the purposes aforesaid, not only would result clerk to certify a copy of every opinion to the in great danger of the mutilation and loss of clerk of the lower court from which the said records, but would seriously inconvenappeal was taken.
ience, hinder, and delay the work of the “That the copies furnished the West Pub- office, and the proper making up of the lishing Company, as aforesaid, are not origi- records of this court. nal copies, but are uncertified carbon copies, “That if said company has the right it made upon a typewriting machine at the asserts to place its copyist in said office, to time the opinion is copied for certification, copy said opinions, the work must of neceswithout any additional ,labor or expense to sity be done under the immediate eye and the office, except for the paper upon which observation of the clerk or his deputies, else they are made, and the carbon necessary to he would not be able to see to it that said make them. That at the time of the passage records were safely preserved for transmisof said act of 1879, typewriting machines sion to his successor; that to so supervise were not in use, and carbon copies were un- said copyist and see that said records were known; that all copies were at that time preserved without mutilation, would require made in longhand, and that a charge of 10 a great portion of the time of the clerk and cents per 100 words was not unreasonable his deputies, and greatly hinder and impede therefor; but he does say that such a charge the work of the office, and even then the for an uncertified carbon copy is unreason- danger of the mutilation and loss of said able, not only because it is out of proportion opinions would be so great that it would be to the labor and expense required to make impossible to provide entirely against it, even it, but also because it is uncertified, and the with the closest scrutiny and care.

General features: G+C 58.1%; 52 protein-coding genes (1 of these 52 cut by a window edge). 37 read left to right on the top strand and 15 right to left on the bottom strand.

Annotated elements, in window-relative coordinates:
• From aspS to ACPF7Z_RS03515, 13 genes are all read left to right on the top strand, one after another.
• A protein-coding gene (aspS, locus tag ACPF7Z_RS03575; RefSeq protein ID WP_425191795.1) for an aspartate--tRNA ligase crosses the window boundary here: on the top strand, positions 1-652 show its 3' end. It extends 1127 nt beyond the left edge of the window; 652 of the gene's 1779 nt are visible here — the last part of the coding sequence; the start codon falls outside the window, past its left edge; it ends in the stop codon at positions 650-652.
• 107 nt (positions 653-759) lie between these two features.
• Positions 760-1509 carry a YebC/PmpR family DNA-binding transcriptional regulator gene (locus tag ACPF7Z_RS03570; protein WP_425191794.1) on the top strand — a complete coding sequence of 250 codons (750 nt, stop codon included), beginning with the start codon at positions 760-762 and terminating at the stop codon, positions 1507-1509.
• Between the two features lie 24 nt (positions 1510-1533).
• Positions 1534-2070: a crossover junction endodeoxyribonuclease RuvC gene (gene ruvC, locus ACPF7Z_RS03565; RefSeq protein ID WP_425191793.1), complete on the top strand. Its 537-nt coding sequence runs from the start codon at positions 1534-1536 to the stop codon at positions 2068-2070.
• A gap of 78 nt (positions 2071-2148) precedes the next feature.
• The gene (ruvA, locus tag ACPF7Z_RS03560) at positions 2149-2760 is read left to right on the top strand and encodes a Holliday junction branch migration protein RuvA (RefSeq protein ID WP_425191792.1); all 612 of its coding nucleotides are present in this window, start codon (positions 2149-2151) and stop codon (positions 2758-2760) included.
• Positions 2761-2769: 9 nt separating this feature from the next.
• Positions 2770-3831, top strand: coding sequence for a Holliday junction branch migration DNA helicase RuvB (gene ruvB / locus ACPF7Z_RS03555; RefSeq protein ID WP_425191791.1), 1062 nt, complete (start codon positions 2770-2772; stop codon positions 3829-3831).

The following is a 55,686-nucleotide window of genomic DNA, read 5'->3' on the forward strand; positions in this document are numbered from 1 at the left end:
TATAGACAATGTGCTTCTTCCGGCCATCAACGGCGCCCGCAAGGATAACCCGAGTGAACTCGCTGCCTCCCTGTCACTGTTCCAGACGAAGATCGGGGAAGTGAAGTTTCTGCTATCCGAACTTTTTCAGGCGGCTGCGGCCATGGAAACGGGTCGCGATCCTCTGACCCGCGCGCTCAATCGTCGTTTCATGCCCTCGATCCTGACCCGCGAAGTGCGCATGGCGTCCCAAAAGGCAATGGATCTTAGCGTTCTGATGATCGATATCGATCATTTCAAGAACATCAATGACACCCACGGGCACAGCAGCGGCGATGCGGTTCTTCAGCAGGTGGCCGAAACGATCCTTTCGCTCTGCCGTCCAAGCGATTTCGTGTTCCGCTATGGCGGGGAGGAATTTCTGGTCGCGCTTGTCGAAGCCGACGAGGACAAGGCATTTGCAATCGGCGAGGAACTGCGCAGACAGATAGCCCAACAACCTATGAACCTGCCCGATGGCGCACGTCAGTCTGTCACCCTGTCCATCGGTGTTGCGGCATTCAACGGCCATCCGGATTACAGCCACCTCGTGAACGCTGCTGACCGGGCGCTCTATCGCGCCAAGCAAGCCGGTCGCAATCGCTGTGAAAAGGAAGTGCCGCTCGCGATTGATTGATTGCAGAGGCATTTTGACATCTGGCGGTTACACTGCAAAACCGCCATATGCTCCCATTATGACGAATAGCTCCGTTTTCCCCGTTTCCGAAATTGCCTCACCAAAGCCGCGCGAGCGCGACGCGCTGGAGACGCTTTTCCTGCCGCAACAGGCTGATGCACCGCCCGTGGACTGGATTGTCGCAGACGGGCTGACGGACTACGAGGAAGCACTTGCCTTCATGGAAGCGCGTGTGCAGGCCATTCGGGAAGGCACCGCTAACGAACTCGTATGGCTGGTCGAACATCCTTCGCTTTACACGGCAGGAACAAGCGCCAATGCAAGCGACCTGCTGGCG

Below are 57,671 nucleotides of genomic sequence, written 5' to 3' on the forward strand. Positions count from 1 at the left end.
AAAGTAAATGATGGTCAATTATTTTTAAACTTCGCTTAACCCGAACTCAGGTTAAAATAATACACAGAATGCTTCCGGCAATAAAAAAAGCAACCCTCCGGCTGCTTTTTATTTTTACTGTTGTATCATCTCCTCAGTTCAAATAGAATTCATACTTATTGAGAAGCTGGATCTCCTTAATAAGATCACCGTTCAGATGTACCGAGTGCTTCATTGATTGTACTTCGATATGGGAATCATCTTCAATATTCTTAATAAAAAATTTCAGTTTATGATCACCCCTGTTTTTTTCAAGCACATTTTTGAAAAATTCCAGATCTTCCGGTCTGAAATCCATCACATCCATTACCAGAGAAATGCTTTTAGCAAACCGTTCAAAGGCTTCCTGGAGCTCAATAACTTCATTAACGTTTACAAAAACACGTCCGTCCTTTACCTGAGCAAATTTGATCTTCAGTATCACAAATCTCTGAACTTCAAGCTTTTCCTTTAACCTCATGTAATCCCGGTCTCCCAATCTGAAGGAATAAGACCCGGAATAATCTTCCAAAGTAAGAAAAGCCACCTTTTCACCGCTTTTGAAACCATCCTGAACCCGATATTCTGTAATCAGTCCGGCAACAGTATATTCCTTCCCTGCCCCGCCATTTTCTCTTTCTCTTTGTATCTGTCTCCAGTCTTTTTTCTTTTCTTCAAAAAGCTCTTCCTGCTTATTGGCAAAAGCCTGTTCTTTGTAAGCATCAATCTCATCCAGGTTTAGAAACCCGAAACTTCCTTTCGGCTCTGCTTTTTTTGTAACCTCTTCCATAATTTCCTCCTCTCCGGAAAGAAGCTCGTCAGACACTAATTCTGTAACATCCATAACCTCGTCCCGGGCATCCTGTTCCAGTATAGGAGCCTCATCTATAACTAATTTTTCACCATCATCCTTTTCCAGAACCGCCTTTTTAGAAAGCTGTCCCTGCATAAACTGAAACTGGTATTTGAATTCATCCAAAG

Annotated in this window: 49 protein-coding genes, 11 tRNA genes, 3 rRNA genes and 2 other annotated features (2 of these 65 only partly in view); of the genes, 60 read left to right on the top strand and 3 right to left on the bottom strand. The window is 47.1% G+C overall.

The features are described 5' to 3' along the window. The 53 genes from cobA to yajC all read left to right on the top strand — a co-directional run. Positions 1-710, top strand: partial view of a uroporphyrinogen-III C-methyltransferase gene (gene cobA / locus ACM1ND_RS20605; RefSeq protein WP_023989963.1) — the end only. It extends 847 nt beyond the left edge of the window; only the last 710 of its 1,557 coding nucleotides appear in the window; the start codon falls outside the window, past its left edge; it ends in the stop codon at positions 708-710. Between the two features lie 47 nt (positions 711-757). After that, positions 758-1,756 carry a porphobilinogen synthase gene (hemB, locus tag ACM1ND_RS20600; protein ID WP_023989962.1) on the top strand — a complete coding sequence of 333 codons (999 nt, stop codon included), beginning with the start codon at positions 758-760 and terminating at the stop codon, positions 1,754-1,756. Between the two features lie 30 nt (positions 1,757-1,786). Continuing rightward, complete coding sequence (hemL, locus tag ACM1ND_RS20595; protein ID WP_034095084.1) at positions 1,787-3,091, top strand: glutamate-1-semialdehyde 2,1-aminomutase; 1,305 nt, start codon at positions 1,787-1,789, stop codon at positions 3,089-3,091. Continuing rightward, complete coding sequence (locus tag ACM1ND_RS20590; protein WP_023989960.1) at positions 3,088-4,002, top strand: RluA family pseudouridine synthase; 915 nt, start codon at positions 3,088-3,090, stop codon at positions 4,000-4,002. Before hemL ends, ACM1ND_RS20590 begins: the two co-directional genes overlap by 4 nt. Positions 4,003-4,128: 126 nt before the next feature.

* copy from which the carbon copy is made is That if your said clerk, in the exercise of taxed to the losing party at the rate of 10 his said duties of preserving safely the reccents per 100 words, as part of the costs in ords of this court, is not compelled to personthe case.